"Two of us wearing raincoats
in the sun,
You and me chasing paper
on our way back home,
We're on our way home
we're going home..."-The Beatles
Many years ago, we sat in rented room, back in North Carolina, my father and I. We were half a world away from anyone who sincerely meant anything to us us other than one another. As the rented telly showed images of Drew Carey and Colin Mochrie doing improv, we were making phone calls. I had just left message for my daughter, not excepting a return call, but looking forward to seeing her shortly after getting back. I was waiting to phone Sabina, back then, at the time, she was still engaged in a dance with the dead for money.
My father, was speaking with my mother. And he was giving shit. Such is the way of parents' relationship. Rare as hen's teeth are the times that I'd heard either of them admit their amore for one another. In my family, if one is not fucked with, than one is not liked.
"I just want you to know, I don't miss you at all," my father said to mother, something I've said to Sabina once or twice in the years we've been together, when we've been separated by time and miles. "In fact, I am so glad to be out here so I don't have to deal with you."
And if that was not just about the sweetest thing I've ever heard in my life...
As my father and I were coming back from our journey, exhausted, dirty, hallucinating, he was speaking to my mother on the phone again. A badlands sun had been up about an hour. I half-awake listened to him go off about how to deal with flat tire.
"I reckon we need to hurry back, son," my father said to me. "Your fucking mother's falling apart without me."
True words. Say something against that, I'll not only call you liar, but get downright indignant. It was the other utterly sweet thing I heard back then. A confirmation. My parents were devoted to one another. Retardedly so.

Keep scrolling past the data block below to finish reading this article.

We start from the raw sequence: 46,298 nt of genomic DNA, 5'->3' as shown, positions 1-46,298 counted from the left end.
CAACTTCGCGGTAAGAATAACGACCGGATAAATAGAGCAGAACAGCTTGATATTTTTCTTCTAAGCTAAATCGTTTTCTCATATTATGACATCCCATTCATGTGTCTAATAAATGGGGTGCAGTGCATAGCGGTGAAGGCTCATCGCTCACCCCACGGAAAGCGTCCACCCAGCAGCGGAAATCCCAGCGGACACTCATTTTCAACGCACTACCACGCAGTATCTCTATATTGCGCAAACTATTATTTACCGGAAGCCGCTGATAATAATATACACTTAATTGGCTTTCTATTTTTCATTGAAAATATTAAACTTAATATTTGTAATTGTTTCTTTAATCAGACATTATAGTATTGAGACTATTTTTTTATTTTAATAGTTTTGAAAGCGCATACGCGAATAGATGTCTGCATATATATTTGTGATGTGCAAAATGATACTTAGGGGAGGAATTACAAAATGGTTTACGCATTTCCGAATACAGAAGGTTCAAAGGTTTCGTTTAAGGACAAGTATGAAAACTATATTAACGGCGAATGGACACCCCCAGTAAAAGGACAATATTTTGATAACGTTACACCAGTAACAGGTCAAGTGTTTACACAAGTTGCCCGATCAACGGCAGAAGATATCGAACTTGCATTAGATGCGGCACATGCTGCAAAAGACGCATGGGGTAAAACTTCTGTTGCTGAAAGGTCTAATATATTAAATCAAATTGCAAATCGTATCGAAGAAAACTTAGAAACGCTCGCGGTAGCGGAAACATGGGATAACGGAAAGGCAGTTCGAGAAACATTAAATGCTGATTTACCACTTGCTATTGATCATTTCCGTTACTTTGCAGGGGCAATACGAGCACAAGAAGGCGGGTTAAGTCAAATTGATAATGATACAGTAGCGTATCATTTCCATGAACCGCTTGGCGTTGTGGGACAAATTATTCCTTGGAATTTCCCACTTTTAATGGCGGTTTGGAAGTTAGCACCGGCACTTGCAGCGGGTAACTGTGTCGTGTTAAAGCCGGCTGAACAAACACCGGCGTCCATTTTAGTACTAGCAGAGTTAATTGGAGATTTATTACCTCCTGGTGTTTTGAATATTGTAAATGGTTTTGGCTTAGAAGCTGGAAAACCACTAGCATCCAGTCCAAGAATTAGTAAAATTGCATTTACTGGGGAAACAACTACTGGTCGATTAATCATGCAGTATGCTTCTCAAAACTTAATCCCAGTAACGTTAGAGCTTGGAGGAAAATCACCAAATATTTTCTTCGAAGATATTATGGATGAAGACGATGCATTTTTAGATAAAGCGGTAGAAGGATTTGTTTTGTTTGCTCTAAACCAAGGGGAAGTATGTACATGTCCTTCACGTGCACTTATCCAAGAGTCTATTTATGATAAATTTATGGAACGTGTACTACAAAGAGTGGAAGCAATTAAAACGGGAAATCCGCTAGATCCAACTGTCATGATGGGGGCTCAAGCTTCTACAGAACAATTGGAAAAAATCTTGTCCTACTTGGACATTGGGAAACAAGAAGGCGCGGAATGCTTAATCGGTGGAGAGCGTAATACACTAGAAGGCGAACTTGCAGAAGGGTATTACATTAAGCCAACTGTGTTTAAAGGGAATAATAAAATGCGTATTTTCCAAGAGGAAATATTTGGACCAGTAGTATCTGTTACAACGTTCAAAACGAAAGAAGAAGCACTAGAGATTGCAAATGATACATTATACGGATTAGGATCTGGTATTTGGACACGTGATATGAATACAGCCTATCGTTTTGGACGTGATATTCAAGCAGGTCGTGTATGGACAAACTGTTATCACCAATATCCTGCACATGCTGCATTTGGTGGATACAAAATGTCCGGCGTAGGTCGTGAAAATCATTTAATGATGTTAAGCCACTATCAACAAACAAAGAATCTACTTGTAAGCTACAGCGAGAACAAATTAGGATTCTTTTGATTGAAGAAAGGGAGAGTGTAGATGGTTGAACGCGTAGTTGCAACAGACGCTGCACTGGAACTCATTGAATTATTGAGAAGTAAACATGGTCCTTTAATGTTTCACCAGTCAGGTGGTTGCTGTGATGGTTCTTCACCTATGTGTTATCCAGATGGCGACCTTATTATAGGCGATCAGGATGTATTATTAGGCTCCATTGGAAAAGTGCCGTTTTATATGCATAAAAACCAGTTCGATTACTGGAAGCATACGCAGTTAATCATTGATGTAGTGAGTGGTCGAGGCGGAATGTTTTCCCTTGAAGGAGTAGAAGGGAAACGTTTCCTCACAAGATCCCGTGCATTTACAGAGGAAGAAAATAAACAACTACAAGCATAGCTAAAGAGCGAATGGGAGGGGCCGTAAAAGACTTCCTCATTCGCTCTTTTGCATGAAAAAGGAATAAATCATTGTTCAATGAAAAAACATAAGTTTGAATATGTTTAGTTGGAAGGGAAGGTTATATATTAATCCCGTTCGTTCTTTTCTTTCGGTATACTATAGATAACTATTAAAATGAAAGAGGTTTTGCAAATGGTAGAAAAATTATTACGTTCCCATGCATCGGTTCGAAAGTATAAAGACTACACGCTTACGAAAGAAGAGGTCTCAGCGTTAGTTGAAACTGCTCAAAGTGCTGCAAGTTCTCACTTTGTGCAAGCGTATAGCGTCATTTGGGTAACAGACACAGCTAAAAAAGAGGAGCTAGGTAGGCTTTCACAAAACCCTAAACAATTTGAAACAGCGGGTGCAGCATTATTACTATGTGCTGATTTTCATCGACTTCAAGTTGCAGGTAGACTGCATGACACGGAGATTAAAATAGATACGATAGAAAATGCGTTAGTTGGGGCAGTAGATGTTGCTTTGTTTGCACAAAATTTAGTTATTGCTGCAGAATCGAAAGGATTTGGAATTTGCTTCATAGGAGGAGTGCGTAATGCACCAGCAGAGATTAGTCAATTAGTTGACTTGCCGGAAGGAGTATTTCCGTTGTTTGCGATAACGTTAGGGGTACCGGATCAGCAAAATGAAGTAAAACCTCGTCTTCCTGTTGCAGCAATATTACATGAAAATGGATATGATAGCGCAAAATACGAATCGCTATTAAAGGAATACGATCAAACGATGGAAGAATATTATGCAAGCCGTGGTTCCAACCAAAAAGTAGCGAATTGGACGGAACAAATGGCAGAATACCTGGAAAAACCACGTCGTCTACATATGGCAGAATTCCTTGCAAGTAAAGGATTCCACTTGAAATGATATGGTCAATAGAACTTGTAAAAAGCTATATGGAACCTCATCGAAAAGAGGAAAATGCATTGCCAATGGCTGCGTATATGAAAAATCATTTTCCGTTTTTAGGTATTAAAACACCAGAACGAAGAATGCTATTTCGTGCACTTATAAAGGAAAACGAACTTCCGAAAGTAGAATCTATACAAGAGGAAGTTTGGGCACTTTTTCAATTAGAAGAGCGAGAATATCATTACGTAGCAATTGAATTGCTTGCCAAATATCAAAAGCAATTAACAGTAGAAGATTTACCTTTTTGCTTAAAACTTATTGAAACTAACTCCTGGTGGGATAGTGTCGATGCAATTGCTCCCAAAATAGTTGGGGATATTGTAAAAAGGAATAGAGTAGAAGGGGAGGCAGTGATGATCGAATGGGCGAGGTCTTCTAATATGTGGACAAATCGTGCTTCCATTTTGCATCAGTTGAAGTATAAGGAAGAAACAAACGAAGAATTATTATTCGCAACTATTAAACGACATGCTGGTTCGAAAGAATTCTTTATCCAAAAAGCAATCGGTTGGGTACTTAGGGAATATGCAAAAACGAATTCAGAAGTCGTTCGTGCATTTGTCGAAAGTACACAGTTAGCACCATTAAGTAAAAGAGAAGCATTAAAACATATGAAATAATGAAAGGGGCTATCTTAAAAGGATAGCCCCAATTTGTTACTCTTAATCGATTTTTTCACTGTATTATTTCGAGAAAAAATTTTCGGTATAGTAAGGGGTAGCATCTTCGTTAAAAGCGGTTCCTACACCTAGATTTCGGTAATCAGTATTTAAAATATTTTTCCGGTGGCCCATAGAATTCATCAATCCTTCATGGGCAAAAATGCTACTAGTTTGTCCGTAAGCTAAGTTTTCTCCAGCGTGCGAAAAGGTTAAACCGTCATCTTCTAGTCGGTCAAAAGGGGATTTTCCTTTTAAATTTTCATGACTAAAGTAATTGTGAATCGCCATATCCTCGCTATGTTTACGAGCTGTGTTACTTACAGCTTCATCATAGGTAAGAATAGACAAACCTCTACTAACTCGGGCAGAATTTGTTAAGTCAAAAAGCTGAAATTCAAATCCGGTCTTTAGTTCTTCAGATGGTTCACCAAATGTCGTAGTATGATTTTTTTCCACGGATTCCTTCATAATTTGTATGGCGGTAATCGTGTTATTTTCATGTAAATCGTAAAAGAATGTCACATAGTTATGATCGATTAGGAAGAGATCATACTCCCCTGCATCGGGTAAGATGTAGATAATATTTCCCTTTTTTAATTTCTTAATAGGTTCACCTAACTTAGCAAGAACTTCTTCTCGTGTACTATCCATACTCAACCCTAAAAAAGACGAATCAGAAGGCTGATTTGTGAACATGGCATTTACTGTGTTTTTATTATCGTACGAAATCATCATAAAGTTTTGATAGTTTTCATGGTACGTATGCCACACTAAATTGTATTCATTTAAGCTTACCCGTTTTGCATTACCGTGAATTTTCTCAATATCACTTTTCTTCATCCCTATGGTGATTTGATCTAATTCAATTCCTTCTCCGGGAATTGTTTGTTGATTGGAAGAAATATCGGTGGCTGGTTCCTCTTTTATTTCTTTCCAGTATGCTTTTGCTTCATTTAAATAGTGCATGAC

My sister and were talking, over a dinnertime meeting all those years ago. It was decided then, our mother needed to die first. Twistedly funny how that played out. It wasn't a matter of meanness, but she wouldn't have been able to cope without our father. It was like that. My father, love and admire him as I do, just got cranky, perhaps, sometimes even quite unbearable, without my mother, but it's somehow been different.
And yet, that strange and wonderful relationship-my mother once being strange and my father being wonderful-is something I still strive for. My ultimate love story, even though I couldn't be romantic on a bet and anyone who'd tell you different is either daft or trying to sell something. Love, hate, apathy, for almost thirty-eight years, until my mother died, my parents had made it through it all. And my father still does sincerely love my mother, even when he slyly jokes about chasing women, in case anyone was wondering. He might not say it outright, but I caught him that one day, as we set out for North Carolina for the last time, saying into the phone;
"I love you. I'll be home soon..."
"You and I have memories
Longer than the road that stretches out ahead-
We're going home
better believe it..."